I dropped the branch and felt Dex scoop up our equipment and grab me by the waist.
“Come on,” he whispered, gently, as if he was afraid I’d pick up that stick and spear it into him.
He led me to the cliff edge and let go. He crawled down and jumped the last few feet and made me do the same. He caught me, awkwardly, for the last part.
We looked down at the ground. Bird was lying on his back. Dex aimed his camera at him, the light still working at least. It caused Bird to blink a few times, enough for us to know he was OK.
We stooped down and brought Bird to his feet and headed off to the Lancaster’s, with him dragging along between us. He was stumbled around for the most part, coming in and out of consciousness. Occasionally he would mumble, “Don’t trust her, don’t trust her” which did nothing to make us feel better. At one point he tried to walk on his own, his hands flying around my waist, as if he was going into my pant pockets. Then he went back to stumbling.
We had rounded the barn and had sight of the house when we saw Will’s truck pull up to it. It stopped and Will and Miguel got out and came running towards us. I noticed, rather absently, that Maximus’s car was not there. That gave me some comfort in thinking that he was still alive somewhere and still heading for us.
Will and Miguel were yelling things left and right. Another car pulled up behind it and a short stocky man in uniform came running out of it, the sheriff, Fred.
I didn’t know what was going on or what was being said, but Will and Miguel took Bird onto both their shoulders and dragged him towards the house. The sheriff ran up to Dex and started yammering in his ear about this and that, pointing around wildly. They too went into the house.
I followed as quickly as I could but for some reason my steps felt slow and sloppy, like I was walking through oatmeal.
I watched them all go inside. I was only a few steps away from the porch. I would be inside soon, in the comfort and safety and warmth.
“Perry,” an unfamiliar voice, metallic and hollow, said from behind me.
I stopped and looked. I’m sorry that I did.
A six-foot tall coyote was standing behind me on two legs. It put its heavy, clawed paw on my shoulder and smiled as a coyote can only smile. Black gums and sharp teeth.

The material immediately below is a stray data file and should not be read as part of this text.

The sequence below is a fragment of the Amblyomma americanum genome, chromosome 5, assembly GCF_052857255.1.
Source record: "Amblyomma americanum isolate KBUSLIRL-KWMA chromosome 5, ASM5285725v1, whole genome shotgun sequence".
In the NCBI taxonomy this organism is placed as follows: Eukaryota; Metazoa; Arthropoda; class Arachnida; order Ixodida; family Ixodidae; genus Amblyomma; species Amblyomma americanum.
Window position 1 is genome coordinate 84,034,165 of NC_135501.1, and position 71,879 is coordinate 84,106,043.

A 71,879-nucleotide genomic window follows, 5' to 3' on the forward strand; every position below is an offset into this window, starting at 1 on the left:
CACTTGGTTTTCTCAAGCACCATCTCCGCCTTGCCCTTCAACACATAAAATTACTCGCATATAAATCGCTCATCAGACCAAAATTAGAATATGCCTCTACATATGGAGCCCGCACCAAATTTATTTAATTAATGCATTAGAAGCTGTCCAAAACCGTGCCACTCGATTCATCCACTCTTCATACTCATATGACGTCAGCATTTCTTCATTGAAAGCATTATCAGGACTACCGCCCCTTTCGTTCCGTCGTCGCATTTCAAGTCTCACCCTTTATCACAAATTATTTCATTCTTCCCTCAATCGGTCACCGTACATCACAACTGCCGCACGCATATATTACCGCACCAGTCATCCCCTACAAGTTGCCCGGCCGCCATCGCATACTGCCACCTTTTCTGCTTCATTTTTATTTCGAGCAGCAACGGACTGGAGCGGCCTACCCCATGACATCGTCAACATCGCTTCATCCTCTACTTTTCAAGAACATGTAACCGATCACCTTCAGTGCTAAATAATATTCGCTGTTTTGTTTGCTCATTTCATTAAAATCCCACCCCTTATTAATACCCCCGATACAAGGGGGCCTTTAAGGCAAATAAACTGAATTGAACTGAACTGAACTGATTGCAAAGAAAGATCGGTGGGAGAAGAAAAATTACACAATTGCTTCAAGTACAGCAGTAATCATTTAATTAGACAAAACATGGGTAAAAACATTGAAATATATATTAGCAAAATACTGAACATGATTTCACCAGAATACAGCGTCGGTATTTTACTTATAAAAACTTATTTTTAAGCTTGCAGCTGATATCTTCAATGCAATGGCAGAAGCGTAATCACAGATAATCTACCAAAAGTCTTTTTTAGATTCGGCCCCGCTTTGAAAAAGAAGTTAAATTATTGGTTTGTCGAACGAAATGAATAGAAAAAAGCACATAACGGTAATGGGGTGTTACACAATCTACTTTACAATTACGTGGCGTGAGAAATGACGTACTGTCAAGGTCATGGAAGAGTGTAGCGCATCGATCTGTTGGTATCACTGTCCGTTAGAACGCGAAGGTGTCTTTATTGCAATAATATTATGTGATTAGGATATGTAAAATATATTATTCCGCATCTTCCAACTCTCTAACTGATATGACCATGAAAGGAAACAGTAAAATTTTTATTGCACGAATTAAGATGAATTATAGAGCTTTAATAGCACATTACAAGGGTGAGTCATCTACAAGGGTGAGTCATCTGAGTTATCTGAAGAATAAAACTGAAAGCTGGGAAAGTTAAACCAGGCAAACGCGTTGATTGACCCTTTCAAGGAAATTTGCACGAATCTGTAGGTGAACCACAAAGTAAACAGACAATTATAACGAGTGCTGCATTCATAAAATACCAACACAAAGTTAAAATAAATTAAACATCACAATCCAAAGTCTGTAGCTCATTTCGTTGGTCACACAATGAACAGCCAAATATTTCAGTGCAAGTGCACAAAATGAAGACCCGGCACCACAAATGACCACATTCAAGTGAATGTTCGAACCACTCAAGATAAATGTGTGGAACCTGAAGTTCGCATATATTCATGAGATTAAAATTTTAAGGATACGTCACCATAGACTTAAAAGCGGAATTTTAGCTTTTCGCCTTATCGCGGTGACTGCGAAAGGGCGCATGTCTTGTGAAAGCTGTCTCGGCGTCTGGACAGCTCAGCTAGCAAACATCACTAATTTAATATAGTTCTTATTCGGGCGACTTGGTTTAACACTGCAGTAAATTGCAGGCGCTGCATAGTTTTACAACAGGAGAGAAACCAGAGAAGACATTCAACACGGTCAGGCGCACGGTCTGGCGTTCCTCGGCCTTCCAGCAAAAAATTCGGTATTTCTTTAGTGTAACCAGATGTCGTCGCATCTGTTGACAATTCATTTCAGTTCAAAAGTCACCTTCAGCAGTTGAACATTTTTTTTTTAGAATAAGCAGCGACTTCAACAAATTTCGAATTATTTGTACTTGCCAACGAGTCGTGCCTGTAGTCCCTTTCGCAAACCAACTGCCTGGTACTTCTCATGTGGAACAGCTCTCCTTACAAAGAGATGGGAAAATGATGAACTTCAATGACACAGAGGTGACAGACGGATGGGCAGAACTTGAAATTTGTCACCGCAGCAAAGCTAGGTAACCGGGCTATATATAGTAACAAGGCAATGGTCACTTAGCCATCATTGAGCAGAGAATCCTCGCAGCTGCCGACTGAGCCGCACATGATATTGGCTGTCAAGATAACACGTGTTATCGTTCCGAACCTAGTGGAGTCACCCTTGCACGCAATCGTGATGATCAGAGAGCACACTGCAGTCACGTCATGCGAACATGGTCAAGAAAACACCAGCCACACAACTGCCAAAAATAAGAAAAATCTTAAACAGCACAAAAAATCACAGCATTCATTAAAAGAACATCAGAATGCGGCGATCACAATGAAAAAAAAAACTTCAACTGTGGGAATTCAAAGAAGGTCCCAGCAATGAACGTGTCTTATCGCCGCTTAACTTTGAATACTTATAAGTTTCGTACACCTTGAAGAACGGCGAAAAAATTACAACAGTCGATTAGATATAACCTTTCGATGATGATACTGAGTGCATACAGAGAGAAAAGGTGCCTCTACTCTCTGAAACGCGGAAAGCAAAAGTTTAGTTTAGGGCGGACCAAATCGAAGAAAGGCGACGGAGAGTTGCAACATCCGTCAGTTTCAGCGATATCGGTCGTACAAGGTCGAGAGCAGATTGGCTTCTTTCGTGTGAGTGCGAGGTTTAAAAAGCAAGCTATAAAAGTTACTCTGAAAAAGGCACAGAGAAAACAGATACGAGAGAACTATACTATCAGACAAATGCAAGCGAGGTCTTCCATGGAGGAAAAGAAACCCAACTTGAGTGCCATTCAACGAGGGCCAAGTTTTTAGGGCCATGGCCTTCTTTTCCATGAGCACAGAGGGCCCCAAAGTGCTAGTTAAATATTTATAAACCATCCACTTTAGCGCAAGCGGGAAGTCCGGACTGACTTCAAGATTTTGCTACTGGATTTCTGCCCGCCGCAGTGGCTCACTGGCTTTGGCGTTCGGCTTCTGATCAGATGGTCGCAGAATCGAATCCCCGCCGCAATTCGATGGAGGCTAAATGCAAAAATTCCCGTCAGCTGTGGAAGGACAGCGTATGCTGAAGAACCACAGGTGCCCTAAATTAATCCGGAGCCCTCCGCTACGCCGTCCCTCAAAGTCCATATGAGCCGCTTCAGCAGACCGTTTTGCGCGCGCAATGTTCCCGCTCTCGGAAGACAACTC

“We need him,” it said without moving a muscle.
And then all the world went black.
My mind eased into a slow consciousness. The heavy cloud that seemed to hang inside my skull didn’t dissipate but I found the strength to think past it. Where was I? There was nothing.
My eyes weren’t open. I had to tell myself to open them. With great pains, my left eye blinked open first, then my right. They focused on nothing, just the same blackness I had behind my eyelids. But as my thoughts became sharper, the blackness became shapes of things. It stung too much to take it all in at once but through brief glimpses I could make out a doorway, some shady things hanging from a wall.
Still, where was I?
Then it all came rushing back to me. Shan. The horse. Bird. Maximus. The fire. The coyote. The end.
Where was I?
My head snapped back and the world spun. I breathed in wildly. It smelled like hay and horses and some musty, herbaceous stuff. I couldn’t move my arms or legs.
The clouds inside my head moved and swirled into a spinning current of air. I fought against it and looked down at myself. I was sitting upright in a chair. My arms and legs were tied to it with leather straps. They didn’t cut into my skin but they were restrictive enough.
Something stirred to my left. I looked over and saw a figure standing in the doorway. There was very little light in the room but my night vision kicked slowly. It was a short figure. It didn’t move much. And near the top of it, yellow orbs glowed. I knew who it was.
And there was nothing I could do about it.
Sensing this, perhaps, she started walking towards me, step by step, her footfalls echoing throughout the room, which I guess was a tack room in one of the barns. I could make out a few western saddles on the walls, and when I thought about it, it felt like I was tied with reins.
“You’re awake,” she said. Her voice shot across the room yet seemed to come from nothing.
I didn’t have any snappy one-liners. I was frozen in fear. I could only process what was happening here and now. If I thought far enough ahead of what could happen….
“It’s good to be in present, Perry,” she said as if she were reading my thoughts. “Too many live in the future. If you keep living in the future, in what may be, then the future gets shorter every minute.”
She inched towards me until she was only a foot away. She leaned over and stared at me.
Though her face was hazy and grainy in the dark, she looked different. Her glasses were gone. And even though her eyes were the luminescent predatory shade of yellow, I could see she had nice, almond shaped eyes.
Wait, did this mean she could always see?
“In a way, I never was blind,” she said. As if things couldn’t get any creepier and disturbing, she was seriously reading my thoughts.
She straightened up and peered down at me. “Losing my sight was the best thing that ever happened to me. It opened my real eyes. The ones I had buried. The ones in your soul.”
She tapped her chest for emphasis.